The System 3-7 board will likely not be ready until I get my build queue down to a level that can be managed. It's far too long at the moment. The reason is that I don't have a bench rig for these systems and I don't have a lot of experience with the diagnostics in the software so I will need to figure stuff out. That takes time.

    Please add me to your list for the system 3-7 board. I have the games to test this and the folks to come over and put them through their paces. I will take unpopulated if you want someone to build one from scratch.
    Thanks for making such great items!
    Mike

    #641 3 months ago

    Awesome to see you back at it Victor....great work you are undertaking....!

    #642 3 months ago

    Glad you were able to get a break and see family. Welcome back!

    #643 3 months ago

    That white display looks so damn good! If I had a black and white BSD conversion, that would be the display to use.

    1 week later
    16
    #644 3 months ago

    Playing catch up. I will be playing this game for some more weeks to come. Local service/repair interruptions have happened and will likely continue. This will affect the catch up game. In order to facilitate my sanity I grouped outstanding builds into batches. Building in batches is slightly faster than task switching due to the overhead of switching.

    As a reminder all boards are verified on my bench and some are verified in a machine (machine verification is required for high voltage as I do not have high voltage on my bench - it's too dangerous for my liking). I also have purpose built boards for board verification (other than the bench testing boards) that I can provide some information on if there's interest. These boards work but aren't perfect. Their purpose is to verify the production boards so they don't need to be perfect.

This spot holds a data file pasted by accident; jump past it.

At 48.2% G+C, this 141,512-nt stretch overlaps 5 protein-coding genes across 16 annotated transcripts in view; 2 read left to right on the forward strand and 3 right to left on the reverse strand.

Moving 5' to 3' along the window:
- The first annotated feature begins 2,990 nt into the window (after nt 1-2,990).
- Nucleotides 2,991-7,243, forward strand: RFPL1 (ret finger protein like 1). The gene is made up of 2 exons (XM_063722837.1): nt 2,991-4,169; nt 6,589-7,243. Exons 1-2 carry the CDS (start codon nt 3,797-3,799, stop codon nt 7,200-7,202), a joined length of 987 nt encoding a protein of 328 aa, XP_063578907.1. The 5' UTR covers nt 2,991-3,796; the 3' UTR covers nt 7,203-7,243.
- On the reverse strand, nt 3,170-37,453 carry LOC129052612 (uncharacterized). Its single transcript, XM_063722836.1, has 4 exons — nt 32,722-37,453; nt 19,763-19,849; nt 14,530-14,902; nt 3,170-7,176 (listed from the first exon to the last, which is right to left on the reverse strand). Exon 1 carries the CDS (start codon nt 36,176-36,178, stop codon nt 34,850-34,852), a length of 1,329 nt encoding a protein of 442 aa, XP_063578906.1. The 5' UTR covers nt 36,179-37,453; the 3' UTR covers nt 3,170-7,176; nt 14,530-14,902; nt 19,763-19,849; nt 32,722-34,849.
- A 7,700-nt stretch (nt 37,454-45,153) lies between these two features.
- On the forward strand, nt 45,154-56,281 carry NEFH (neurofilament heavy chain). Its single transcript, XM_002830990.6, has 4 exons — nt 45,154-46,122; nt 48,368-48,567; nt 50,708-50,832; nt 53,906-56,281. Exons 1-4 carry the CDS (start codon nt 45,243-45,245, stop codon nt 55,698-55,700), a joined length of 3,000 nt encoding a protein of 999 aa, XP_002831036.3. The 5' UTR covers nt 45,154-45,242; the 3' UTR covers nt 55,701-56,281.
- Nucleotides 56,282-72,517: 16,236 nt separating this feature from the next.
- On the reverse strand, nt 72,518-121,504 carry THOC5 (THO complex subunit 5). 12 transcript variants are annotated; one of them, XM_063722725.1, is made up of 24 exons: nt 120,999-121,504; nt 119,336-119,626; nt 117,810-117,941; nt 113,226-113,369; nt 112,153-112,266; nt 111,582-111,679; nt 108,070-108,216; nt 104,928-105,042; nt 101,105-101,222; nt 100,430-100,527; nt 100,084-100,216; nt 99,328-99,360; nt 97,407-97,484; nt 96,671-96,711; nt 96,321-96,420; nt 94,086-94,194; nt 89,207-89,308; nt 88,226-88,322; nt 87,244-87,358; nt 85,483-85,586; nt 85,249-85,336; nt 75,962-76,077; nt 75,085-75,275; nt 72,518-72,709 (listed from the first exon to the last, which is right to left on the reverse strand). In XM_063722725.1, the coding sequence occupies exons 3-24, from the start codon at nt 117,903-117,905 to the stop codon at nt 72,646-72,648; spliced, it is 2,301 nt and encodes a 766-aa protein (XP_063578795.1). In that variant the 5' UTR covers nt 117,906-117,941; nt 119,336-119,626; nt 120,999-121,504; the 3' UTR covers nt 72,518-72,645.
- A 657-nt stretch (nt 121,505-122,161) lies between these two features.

This (first) batch is complete. These are all packed and will go out today! Then on to the next batch.

    boards_209.jpgboards_210.jpg

    #645 3 months ago

    you sir, are a machine! hats off

    #646 3 months ago

    These are beautiful! Well done!

    Chris

    #647 3 months ago

    Lol here I am making my first driver board taking my sweet time and he pumps all of these in a little while.
    Victor isnt human!!!!!

    #648 3 months ago
    Quoted from DumbAss:

    Playing catch up. I will be playing this game for some more weeks to come. Local service/repair interruptions have happened and will likely continue. This will affect the catch up game. In order to facilitate my sanity I grouped outstanding builds into batches. Building in batches is slightly faster than task switching due to the overhead of switching.